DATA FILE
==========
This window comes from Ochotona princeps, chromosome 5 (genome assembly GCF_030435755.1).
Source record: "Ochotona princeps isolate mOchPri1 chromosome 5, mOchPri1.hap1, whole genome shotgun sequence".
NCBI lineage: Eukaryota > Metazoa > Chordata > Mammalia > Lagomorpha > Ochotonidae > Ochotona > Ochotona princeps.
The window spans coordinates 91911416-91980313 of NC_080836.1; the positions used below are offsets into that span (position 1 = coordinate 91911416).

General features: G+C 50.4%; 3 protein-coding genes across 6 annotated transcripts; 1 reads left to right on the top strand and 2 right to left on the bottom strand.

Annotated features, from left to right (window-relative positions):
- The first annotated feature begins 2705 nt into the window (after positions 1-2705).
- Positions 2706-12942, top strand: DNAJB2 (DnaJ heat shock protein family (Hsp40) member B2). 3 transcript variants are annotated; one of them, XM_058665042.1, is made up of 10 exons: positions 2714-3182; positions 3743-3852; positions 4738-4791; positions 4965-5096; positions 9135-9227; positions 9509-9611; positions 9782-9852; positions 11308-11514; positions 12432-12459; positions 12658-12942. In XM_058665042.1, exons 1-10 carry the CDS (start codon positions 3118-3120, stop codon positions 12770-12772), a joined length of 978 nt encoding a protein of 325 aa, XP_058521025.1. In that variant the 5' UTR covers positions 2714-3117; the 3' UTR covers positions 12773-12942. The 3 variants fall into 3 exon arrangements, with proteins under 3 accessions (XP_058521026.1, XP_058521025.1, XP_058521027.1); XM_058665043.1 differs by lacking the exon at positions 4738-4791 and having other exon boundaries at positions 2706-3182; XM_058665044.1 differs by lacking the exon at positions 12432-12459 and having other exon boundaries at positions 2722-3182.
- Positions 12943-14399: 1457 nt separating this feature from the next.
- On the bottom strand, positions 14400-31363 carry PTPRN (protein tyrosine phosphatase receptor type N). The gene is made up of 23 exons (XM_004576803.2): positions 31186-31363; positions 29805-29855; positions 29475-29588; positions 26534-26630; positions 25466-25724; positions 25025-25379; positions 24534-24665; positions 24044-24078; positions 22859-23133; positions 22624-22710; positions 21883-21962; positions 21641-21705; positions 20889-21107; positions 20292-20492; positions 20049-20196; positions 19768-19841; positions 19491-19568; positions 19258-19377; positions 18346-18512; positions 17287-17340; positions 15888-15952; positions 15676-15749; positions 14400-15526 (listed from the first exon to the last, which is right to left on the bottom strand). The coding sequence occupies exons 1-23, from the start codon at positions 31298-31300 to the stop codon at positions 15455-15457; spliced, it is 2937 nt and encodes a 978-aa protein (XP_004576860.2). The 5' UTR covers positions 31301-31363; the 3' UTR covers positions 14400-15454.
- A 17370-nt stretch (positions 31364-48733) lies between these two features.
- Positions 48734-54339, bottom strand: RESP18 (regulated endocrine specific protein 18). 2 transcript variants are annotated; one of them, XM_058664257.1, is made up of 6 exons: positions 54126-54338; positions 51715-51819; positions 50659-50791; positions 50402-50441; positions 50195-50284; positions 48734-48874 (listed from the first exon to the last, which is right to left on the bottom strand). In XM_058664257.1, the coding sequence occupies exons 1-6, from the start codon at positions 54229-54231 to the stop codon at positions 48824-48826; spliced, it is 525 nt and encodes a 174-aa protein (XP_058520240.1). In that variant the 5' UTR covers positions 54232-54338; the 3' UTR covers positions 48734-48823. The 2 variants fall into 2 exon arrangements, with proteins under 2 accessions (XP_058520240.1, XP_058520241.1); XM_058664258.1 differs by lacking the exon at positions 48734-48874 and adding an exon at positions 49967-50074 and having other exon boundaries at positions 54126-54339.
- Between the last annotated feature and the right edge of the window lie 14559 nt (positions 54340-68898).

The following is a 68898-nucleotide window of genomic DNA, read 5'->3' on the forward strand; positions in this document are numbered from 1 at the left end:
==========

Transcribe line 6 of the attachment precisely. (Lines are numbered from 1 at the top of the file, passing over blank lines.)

Annotated features, from left to right (window-relative positions):